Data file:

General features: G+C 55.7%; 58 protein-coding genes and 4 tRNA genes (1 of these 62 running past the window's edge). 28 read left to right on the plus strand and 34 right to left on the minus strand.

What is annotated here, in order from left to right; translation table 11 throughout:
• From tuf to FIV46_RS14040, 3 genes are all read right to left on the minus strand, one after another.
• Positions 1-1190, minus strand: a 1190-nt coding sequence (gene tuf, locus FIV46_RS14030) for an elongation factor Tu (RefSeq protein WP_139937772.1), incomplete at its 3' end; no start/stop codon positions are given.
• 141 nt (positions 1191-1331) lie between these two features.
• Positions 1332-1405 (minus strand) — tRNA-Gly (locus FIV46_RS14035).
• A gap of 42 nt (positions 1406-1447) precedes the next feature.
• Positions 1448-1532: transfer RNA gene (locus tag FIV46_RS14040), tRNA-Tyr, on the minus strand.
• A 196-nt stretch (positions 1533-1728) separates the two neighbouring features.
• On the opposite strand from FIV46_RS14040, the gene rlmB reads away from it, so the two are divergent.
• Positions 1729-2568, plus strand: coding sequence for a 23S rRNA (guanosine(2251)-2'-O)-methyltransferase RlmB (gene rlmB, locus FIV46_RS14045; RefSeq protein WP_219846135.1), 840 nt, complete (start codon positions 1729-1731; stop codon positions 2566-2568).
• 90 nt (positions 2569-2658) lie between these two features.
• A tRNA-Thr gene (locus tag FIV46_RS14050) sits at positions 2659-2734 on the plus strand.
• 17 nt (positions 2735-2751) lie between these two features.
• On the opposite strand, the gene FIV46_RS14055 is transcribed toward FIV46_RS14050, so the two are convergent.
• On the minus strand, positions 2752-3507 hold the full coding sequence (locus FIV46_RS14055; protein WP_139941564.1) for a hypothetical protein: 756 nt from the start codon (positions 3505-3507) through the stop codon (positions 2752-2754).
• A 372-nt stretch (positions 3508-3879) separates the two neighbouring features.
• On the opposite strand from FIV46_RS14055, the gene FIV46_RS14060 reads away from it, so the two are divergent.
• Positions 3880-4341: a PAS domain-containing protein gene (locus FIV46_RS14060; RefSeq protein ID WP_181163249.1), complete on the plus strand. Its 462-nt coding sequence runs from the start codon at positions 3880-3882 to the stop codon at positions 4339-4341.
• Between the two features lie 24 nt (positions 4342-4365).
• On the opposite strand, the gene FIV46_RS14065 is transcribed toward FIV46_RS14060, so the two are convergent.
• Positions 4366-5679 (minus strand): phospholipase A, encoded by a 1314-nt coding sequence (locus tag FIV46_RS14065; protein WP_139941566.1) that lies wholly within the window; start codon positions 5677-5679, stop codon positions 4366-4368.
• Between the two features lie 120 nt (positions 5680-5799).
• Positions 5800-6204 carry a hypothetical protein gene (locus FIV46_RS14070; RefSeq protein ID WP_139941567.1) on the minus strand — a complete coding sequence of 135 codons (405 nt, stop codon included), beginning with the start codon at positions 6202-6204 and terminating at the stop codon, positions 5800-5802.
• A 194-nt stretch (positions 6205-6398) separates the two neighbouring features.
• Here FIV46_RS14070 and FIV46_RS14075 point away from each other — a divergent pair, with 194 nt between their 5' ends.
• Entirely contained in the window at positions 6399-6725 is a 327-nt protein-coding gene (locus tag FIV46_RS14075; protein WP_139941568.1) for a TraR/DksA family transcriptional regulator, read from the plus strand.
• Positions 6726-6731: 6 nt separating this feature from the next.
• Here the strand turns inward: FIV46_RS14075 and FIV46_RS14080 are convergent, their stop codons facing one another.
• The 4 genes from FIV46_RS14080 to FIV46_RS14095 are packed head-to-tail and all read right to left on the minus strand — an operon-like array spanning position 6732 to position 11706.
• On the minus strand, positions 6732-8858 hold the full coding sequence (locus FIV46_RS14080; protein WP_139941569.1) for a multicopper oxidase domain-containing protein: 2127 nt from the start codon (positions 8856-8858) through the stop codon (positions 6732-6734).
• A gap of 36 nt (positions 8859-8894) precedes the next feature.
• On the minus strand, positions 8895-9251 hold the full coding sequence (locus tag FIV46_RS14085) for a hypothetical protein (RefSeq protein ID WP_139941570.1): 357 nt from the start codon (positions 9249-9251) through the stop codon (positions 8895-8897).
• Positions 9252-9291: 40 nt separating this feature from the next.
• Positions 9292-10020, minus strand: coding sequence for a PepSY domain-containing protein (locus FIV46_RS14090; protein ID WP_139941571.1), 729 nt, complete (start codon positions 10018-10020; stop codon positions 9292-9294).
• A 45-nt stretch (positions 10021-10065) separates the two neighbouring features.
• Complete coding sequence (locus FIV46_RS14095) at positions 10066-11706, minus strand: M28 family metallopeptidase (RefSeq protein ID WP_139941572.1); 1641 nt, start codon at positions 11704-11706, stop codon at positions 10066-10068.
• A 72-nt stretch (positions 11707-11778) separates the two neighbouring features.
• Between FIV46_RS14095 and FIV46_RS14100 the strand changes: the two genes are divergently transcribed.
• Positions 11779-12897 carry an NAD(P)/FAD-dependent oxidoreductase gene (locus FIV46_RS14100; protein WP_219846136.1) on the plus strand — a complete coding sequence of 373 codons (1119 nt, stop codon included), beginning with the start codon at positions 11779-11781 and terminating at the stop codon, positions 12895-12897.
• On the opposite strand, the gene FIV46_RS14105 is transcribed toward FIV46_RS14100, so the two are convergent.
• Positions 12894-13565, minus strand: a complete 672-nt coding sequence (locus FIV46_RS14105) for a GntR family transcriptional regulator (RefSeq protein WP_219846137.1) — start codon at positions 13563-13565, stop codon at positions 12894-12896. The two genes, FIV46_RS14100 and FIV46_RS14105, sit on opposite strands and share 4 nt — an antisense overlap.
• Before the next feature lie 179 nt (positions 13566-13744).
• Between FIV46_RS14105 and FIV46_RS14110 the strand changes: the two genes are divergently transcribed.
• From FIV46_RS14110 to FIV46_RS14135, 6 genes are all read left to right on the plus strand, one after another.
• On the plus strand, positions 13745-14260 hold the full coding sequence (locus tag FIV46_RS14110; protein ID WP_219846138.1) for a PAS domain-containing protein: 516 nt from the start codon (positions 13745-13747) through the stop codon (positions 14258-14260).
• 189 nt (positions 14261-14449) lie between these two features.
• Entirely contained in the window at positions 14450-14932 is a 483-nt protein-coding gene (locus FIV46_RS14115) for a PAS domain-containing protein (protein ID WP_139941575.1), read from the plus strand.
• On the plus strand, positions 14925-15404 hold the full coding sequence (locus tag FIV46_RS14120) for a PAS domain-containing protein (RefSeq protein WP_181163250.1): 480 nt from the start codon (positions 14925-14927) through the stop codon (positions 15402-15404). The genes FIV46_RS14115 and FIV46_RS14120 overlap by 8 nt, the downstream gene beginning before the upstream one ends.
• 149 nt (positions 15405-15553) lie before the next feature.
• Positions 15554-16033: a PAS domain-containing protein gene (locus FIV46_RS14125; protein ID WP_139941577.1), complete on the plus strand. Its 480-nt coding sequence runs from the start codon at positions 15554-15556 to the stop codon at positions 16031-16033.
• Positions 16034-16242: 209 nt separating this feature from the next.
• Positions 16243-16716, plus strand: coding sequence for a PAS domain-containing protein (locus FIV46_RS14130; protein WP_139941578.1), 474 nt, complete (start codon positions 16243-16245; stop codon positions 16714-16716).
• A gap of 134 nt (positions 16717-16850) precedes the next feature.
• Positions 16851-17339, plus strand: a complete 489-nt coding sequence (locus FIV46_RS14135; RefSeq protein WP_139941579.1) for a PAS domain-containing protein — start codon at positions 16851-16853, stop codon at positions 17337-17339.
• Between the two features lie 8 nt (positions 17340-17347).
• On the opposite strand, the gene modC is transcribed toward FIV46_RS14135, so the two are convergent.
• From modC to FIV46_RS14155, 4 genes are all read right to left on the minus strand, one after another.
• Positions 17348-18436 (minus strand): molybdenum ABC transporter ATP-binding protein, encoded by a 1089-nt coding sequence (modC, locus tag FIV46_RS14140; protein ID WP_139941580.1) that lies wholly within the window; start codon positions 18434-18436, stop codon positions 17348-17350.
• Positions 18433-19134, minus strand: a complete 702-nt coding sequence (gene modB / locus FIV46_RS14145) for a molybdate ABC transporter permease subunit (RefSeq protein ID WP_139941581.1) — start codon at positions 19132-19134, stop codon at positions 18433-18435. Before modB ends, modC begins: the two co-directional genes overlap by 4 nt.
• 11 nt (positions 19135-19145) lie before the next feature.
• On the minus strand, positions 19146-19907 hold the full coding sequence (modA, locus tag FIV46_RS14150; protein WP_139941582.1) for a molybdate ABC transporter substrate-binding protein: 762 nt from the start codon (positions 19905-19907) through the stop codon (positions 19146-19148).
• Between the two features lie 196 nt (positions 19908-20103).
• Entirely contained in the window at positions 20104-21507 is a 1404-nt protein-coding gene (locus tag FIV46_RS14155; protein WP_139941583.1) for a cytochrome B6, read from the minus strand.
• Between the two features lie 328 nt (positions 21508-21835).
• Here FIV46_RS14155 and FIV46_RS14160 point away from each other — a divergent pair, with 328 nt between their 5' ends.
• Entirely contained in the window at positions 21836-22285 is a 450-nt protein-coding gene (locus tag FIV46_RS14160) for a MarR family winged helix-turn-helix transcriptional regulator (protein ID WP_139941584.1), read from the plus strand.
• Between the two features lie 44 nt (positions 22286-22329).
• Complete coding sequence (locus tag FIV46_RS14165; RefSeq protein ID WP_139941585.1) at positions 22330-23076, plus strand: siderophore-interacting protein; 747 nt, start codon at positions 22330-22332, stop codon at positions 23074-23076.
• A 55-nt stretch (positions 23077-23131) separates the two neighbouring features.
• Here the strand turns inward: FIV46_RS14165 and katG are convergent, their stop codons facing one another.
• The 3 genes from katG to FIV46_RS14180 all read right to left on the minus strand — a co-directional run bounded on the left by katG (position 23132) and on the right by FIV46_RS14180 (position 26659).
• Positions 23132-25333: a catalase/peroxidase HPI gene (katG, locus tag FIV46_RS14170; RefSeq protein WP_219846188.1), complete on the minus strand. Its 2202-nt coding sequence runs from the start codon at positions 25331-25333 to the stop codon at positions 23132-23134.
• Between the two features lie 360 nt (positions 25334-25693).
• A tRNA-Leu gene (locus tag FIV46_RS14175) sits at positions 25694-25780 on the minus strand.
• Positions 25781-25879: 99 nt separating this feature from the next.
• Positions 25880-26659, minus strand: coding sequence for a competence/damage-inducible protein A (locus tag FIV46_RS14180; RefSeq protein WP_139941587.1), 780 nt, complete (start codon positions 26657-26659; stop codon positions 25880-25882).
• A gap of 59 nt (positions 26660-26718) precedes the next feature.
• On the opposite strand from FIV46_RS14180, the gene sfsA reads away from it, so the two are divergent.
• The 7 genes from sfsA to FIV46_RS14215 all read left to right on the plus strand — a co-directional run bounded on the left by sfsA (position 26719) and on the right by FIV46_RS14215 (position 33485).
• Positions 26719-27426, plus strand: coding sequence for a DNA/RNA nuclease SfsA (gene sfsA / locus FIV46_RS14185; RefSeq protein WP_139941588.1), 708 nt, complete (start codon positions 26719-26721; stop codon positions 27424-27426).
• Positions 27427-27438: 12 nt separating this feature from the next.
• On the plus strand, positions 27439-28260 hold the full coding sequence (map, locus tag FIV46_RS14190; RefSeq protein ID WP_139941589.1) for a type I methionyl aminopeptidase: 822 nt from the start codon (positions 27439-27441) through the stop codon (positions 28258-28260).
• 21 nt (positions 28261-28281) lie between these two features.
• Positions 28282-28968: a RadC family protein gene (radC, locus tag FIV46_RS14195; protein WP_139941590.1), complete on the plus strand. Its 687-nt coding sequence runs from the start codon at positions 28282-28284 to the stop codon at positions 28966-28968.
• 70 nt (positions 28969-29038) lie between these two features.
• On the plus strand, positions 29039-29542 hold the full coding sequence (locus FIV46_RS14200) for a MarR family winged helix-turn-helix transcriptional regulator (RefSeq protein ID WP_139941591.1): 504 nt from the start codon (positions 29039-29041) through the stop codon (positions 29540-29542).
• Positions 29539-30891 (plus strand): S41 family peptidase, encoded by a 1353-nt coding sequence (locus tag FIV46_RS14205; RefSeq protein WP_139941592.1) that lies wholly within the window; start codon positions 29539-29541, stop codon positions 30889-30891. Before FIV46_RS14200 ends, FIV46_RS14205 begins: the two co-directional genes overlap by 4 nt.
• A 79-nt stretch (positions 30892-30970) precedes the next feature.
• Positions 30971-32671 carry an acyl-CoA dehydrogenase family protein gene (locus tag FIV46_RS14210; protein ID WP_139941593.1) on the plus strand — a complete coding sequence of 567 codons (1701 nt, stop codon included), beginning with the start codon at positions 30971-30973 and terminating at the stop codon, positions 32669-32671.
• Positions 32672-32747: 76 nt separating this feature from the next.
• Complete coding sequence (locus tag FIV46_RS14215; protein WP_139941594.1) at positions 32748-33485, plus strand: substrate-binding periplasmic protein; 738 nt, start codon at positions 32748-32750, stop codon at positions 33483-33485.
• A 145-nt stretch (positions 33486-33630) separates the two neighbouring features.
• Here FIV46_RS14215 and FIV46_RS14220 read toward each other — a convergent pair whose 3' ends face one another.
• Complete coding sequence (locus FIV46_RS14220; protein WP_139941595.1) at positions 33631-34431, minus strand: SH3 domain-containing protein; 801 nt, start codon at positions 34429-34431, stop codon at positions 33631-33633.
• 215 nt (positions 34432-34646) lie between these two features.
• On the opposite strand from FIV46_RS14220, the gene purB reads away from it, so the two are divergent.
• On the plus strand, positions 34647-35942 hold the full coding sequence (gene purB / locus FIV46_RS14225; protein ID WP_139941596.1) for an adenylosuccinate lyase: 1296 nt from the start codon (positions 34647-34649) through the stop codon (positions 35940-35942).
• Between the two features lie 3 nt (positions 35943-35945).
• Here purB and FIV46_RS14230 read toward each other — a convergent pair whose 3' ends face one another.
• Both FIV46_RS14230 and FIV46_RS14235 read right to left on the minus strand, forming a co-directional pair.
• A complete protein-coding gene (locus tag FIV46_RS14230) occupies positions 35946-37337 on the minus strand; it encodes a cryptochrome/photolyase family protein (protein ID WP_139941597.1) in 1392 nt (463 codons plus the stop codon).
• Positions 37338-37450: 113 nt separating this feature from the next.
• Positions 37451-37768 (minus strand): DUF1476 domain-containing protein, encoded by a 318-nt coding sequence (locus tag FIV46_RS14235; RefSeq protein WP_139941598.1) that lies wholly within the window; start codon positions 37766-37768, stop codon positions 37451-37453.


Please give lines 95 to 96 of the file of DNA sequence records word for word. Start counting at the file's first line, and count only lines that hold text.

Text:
• Complete coding sequence (locus FIV46_RS14220; protein WP_139941595.1) at positions 33631-34431, minus strand: SH3 domain-containing protein; 801 nt, start codon at positions 34429-34431, stop codon at positions 33631-33633.
• 215 nt (positions 34432-34646) lie between these two features.